Wednesday 19 July 2023, 08:30

Technical Study Group eye new trends at Australia & New Zealand 2023

With an increase to 32 nations and co-hosts for the first time, the 2023 edition of the FIFA Women’s World Cup™ is set to break new ground in many ways. Equally expectations are high that the on-field action will set a new benchmark and the FIFA Technical Study Group (TSG) will be on hand to provide expert analysis of developments on the pitch. The TSG for Australia & New Zealand 2023 comprises an expanded panel of 12 experts whose analysis of the 64 matches will detail a comprehensive breakdown of the technical, tactical and physical action, as well as the identification of potential trends. Led by two-time FIFA Women’s World Cup-winning coach Jill Ellis, the panel features representatives from all six confederations and boasting a diverse list of credentials. Before commencing the process of relocation to the nine Host Cities, members of the TSG performed media duties in Sydney/Gadigal on Wednesday.

The expected new developments and recent rapid growth of women’s football was a theme among TSG members. “I think from a technical perspective, the game is moving so quickly, so we’re seeing new trends [and] we are seeing tactical trends,” said Gemma Grainger, head coach of the Wales women’s senior national team. “We’ve seen it from the Qatar [FIFA] World Cup and I think this [FIFA Women’s] World Cup will be no different. We’re going to see how the game has progressed. We’re going to see new teams in the tournament as well as teams returning to the tournament. “Some of the new trends… I think [one of] the biggest things we’ve seen are the changes in teams’ formations. So, from a tactical perspective, how teams are changing from first half in game and second half formations. So, for me, I’m looking forward to seeing which teams can utilise that and really make decisions at key times to be successful.”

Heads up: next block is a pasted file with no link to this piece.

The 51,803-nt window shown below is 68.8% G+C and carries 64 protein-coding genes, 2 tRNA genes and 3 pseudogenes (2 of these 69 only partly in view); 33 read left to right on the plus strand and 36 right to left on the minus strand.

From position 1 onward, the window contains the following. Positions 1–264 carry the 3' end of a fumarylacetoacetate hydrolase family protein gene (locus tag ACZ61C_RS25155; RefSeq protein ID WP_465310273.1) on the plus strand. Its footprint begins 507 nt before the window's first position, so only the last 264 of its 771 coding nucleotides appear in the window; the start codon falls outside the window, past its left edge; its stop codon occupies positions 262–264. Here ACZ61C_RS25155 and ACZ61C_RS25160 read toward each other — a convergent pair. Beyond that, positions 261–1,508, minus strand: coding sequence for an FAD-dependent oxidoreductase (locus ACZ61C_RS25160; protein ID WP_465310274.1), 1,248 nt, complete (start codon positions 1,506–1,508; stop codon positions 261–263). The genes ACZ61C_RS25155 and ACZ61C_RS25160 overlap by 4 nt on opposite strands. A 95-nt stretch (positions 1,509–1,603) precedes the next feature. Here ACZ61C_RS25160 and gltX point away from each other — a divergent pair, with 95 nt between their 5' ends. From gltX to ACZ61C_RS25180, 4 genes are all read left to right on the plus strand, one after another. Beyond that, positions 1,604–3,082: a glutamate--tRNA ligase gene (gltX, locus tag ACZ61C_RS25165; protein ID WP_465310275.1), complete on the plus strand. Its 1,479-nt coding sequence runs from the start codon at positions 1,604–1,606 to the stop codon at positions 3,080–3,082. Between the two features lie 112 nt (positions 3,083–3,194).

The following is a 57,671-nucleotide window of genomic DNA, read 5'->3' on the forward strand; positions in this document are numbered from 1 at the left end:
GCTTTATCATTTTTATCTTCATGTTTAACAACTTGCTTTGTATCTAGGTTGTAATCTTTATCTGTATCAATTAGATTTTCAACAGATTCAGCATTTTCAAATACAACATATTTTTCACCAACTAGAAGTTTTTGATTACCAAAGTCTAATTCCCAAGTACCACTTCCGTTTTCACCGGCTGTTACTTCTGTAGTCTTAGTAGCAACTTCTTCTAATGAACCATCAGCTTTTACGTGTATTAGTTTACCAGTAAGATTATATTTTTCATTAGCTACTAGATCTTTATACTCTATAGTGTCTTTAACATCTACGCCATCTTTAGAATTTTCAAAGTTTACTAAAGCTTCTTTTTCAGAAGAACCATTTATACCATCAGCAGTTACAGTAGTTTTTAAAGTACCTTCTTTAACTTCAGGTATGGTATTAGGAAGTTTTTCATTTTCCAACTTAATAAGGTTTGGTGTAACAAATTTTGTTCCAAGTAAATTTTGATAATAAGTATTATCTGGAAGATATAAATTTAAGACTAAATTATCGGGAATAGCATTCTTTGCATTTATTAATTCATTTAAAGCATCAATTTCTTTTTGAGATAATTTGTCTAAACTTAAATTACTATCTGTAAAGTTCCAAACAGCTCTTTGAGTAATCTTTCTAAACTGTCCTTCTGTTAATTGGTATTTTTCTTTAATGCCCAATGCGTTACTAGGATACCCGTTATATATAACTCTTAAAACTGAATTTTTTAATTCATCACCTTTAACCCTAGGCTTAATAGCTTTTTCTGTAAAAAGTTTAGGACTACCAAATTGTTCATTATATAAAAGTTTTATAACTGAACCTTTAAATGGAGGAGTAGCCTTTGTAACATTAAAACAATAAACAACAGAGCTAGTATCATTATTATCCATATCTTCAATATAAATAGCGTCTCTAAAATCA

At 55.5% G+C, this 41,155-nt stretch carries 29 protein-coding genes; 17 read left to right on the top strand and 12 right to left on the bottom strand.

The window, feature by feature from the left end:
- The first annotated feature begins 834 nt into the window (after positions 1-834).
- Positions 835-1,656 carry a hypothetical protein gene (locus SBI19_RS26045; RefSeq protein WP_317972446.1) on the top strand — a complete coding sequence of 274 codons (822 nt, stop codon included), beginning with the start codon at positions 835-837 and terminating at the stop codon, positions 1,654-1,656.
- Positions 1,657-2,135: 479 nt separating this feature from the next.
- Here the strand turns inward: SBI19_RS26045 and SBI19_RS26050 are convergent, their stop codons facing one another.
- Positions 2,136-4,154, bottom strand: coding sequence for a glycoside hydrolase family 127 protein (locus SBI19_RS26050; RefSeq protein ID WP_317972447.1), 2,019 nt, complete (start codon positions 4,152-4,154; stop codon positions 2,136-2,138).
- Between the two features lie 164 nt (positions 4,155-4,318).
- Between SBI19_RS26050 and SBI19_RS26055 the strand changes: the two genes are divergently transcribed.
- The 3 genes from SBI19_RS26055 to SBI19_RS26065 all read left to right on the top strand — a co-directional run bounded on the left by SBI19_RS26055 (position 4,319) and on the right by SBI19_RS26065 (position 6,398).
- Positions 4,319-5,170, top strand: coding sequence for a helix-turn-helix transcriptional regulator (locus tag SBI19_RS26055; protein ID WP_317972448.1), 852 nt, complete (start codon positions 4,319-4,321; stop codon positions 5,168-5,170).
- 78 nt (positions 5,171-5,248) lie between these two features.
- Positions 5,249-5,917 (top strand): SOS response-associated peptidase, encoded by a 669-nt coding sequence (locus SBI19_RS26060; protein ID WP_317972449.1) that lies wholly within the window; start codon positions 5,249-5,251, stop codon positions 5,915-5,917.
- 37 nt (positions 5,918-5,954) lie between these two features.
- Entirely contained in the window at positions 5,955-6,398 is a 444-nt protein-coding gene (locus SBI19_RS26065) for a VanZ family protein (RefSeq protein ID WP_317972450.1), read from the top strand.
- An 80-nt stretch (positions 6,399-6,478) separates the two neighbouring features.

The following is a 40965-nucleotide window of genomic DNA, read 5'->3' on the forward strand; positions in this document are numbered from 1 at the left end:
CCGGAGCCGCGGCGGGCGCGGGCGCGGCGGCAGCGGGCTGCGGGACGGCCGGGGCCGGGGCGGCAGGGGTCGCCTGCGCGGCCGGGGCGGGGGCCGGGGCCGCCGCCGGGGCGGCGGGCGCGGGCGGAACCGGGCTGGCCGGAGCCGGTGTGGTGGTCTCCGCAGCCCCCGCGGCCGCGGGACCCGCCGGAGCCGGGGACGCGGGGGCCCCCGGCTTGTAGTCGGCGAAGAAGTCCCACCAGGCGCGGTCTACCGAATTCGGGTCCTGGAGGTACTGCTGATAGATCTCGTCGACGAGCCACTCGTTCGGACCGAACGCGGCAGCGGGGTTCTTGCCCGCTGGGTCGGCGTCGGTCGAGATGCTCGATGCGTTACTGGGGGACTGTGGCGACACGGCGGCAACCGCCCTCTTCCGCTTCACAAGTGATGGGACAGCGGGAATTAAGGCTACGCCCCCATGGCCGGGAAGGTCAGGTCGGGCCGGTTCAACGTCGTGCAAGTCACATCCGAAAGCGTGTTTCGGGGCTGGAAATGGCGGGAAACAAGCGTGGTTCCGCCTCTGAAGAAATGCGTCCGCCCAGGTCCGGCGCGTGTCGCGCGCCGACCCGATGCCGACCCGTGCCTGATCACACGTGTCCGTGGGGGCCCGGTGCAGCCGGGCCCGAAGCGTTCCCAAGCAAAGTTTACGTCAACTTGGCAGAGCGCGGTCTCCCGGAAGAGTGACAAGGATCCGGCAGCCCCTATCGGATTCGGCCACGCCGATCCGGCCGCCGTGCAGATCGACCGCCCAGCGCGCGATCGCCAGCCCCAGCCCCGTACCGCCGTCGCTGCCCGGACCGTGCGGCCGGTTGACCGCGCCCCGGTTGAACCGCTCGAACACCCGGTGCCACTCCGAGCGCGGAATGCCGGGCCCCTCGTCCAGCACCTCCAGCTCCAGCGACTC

Former long-serving Brazil international Aline Pellegrino said the key to success had changed in recent editions of the tournament. “I think that from 2007 to now, the tactical part was where it has evolved the most,” she said. “I think in 2007 it was a very physical game. The teams that stood out the most physically had the greatest chance of winning. “I think the teams have studied a lot to put forward new tactical and technical variations to be able to end up champions. This is one of the things that the Technical Study Group will do, to then be able to bring it to the world – what tactical variations are there and what has evolved.”

Former Côte d’Ivoire international and current head coach Clementine Toure said the level of analysis and the feedback provided to all Member Associations via the post-tournament technical report is important for the ongoing development of women’s football. “When you look at football, whether it’s individual analysis, whether it’s unit analysis, whether it’s team analysis, FIFA are producing some of the most detailed work I’ve ever seen as a coach,” she said. “So, to be able to look into that detail, to be able to really delve into areas gives teams an opportunity that maybe they haven’t had before. There are possibly some countries that don’t have the resources to look into the details that we’re looking into, so I think it’ll really supports some of those countries.”